The Bush administration's shock trauma team has been doing things they once considered unimaginable and even today find philosophically repugnant. But again, we do things to patients in an emergency that we would never do when they're healthy. The federal government's mandatory quarter-trillion-dollar buy-in to the American banking system, we're told, is a temporary measure. The terms of the loans rammed down the bankers' throats are designed to encourage them to pay it all back within five years.

But who says those terms will stay that way? After all, the government now has a more real and explicit ownership position in these "private" banks than it ever did in Fannie and Freddie, which were so-called Government Sponsored Enterprises. More important, the Bush team is heading out the door. When the next squad comes in, they might discover they like being co-owners of America's banking system.

Democrats in Congress had great fun using Fannie and Freddie as public policy piggy banks, rewarding constituencies, funding pet projects, forcing the private sector to dance to their tune. What's to stop them from renegotiating this week's deal after the election and using Bank of America, Wells Fargo, JPMorgan Chase and the others as Fannie Mae 2.0?

Please don't say that the terms of the deal are set and the government can't revise them. If there's one thing the last month has hammered home, it's that nothing is written in stone. Besides, the banks may grow to like the security of partial nationalization and even lobby to Congress to stay on as less-than-fully-silent partners. Heck, that way they wouldn't have to pay back the loans.

Barack Obama already has a strong record of sympathy for "public-private partnerships" and other schemes that put government in the driver's seat. ACORN, the militant wing of the Democratic Party, has been trying to shake down banks for years, and Obama is on record as saying it and similar groups will have a major role in helping him craft policy. And it's hardly reassuring that Barney Frank, Chris Dodd and Nancy Pelosi will be running Congress. It doesn't seem crazy to suspect that a crowd that sees nationalization of health care as a vital public policy goal will not be dogmatically adverse to the nationalization of the credit markets.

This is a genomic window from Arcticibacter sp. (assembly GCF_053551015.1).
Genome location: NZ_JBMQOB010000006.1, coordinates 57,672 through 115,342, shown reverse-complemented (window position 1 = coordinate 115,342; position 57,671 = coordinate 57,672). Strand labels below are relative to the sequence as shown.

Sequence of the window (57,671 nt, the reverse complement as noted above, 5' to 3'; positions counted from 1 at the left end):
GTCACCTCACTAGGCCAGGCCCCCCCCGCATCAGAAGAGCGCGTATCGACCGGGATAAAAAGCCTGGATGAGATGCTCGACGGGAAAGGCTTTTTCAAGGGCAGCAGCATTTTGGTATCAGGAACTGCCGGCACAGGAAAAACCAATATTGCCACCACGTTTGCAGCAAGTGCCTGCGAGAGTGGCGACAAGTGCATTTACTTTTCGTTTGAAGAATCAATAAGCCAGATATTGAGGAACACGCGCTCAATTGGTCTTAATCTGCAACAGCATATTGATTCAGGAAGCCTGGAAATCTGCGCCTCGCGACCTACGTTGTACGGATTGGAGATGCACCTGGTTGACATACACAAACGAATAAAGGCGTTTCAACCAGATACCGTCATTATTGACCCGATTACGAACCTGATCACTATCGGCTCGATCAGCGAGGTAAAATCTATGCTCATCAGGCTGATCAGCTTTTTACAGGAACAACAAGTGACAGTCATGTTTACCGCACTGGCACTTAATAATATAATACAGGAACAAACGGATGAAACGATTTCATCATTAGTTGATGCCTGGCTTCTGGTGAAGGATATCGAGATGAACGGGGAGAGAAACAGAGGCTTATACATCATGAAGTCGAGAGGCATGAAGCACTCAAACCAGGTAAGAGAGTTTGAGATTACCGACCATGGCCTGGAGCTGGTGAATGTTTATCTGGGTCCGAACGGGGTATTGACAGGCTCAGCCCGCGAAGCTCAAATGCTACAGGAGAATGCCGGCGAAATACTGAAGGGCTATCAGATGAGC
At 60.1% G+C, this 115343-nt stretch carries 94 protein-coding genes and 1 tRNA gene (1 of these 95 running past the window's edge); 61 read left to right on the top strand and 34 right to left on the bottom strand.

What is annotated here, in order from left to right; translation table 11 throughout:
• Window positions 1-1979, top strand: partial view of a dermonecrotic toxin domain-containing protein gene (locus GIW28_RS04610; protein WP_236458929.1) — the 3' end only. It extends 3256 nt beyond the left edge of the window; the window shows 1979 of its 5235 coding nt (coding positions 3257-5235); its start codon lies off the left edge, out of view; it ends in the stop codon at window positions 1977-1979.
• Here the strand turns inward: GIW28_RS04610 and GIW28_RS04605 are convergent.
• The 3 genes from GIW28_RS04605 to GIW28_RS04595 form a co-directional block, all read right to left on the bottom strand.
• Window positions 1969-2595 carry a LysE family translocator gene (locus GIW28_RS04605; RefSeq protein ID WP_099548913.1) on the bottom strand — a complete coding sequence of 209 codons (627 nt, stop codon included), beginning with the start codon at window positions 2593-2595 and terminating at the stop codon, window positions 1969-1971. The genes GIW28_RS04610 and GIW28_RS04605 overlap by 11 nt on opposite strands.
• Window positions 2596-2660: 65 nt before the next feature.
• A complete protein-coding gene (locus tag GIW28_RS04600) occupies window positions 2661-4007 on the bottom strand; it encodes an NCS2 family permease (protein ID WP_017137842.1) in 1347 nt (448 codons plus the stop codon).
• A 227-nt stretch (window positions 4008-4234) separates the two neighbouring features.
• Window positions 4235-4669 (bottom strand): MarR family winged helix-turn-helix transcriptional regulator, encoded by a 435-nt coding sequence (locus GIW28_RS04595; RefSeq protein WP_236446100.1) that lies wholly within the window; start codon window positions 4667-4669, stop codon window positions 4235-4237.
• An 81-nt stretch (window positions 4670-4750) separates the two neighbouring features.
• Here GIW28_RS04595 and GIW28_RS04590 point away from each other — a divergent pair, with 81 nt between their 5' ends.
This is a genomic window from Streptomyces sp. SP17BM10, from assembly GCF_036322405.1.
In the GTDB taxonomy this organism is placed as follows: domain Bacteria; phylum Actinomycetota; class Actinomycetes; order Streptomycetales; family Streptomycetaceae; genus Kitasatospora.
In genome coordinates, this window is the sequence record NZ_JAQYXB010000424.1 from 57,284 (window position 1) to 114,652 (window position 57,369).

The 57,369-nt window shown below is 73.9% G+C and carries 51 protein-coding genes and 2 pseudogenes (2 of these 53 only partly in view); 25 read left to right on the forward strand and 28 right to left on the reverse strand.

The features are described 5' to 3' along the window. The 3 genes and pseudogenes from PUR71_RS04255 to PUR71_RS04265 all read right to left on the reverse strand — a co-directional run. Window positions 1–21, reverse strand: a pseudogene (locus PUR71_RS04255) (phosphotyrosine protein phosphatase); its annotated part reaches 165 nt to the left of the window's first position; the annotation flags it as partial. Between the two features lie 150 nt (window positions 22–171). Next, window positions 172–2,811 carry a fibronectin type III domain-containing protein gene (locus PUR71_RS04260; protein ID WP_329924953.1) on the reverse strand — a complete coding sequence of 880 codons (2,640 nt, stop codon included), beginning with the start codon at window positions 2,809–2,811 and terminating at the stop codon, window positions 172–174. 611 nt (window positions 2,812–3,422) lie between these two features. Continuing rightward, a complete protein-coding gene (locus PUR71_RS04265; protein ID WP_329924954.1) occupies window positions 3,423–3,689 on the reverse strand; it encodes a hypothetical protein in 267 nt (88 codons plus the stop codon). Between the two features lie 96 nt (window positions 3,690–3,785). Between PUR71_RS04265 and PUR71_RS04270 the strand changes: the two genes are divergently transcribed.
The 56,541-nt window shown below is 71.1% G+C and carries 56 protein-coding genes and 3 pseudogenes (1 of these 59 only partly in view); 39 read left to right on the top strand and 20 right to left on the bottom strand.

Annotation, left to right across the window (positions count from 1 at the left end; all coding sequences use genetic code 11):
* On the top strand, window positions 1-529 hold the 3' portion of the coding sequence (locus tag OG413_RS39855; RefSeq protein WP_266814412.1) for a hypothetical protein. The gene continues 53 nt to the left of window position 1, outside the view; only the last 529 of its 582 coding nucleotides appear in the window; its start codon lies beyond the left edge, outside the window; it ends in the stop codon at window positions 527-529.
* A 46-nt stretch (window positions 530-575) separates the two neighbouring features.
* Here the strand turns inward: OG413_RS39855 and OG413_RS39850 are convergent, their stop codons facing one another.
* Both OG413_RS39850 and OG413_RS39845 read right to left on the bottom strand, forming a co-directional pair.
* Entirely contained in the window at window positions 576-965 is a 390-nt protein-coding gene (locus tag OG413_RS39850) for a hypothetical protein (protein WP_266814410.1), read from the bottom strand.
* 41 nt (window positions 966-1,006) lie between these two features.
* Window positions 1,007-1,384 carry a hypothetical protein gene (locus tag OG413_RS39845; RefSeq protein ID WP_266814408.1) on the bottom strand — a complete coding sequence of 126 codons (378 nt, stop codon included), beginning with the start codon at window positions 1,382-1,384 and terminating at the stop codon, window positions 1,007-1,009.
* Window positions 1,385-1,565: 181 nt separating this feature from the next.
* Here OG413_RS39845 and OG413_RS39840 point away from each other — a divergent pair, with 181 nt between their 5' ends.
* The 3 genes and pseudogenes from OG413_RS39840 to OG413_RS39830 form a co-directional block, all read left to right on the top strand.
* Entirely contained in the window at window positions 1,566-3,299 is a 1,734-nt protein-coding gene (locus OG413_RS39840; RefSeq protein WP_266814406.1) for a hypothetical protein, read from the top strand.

More here


BrookesNews Update

How central banks destabilized the world' s economies: A step-by-step explanation of what caused the financial crisis. It is impossible to understand the present economic turmoil without knowledge of the economic fallacies upon which the central banks base their monetary policies. To fully comprehend the situation we also need to see why these dangerous fallacies have been adopted and are now generally accepted without question by the economics profession
Why Obanomics = Hoovernomics: Hoover's economic views is that they are not much different from Obama's. Hoover believed in protectionism, so does Obama, Hoover believed that higher taxes were necessary, so does Obama. Hoover believed in greater government intervention in the market place. So does Obama. Hoover believed in protecting money wages no matter what, so does Obama
Biden's Secret Diplomacy: A KGB file reveals that Biden was another Democrat who wanted to cosy up to the Soviets. This liar told the Soviets he only pretended to care about Russian dissidents so as to impress the folks back home. There is no doubt about it. He and Obama were made for each other
Obama's henchmen and the rise of commufascism: The willingness of the Obama campaign to use state power, to censor dissent even before Obama holds the actual power he seeks is deeply troubling. If he are willing to trample on the right to free speech now what would he be like if in the Oval Office?
The bailout of abominations: Socialism has finally arrived, thanks to the shameful collaboration of the people's representatives, under the guise of saving one and all from a phony financial catastrophe. a Chicken Little tale that worked. If you have any doubts, simply have a look at the Emergency Economic Stabilization Act of 2008
What If Obama doesn't have America's best interests at heart?: What if Obama doesn't have America's best interest at heart? What if his candidacy has to do with the willful and radical recreation of the country, one that embraces Marxist ideals? What if the "change we can believe in" is directed subversion of the Republic in favor of the sort of socialist state that America-haters like Bill Ayers have been dreaming of since the Sixties?
How much of this anger is the media's fault?: Is it really a surprise that individuals prone to support McCain that have been following the election closely enough to read alternative, or new media are outraged right now? It's certainly no surprise to me that the lop-sided coverage breeding so much frustration among so many would now attempt to turn that frustration into yet another negative against John McCain and his supporters


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The Big Lie of the late 20th century was that Nazism was Rightist. It was in fact typical of the Leftism of its day. It was only to the Right of Stalin's Communism. The very word "Nazi" is a German abbreviation for "National Socialist" (Nationalsozialist) and the full name of Hitler's political party (translated) was "The National Socialist German Workers' Party" (In German: Nationalsozialistische Deutsche Arbeiterpartei)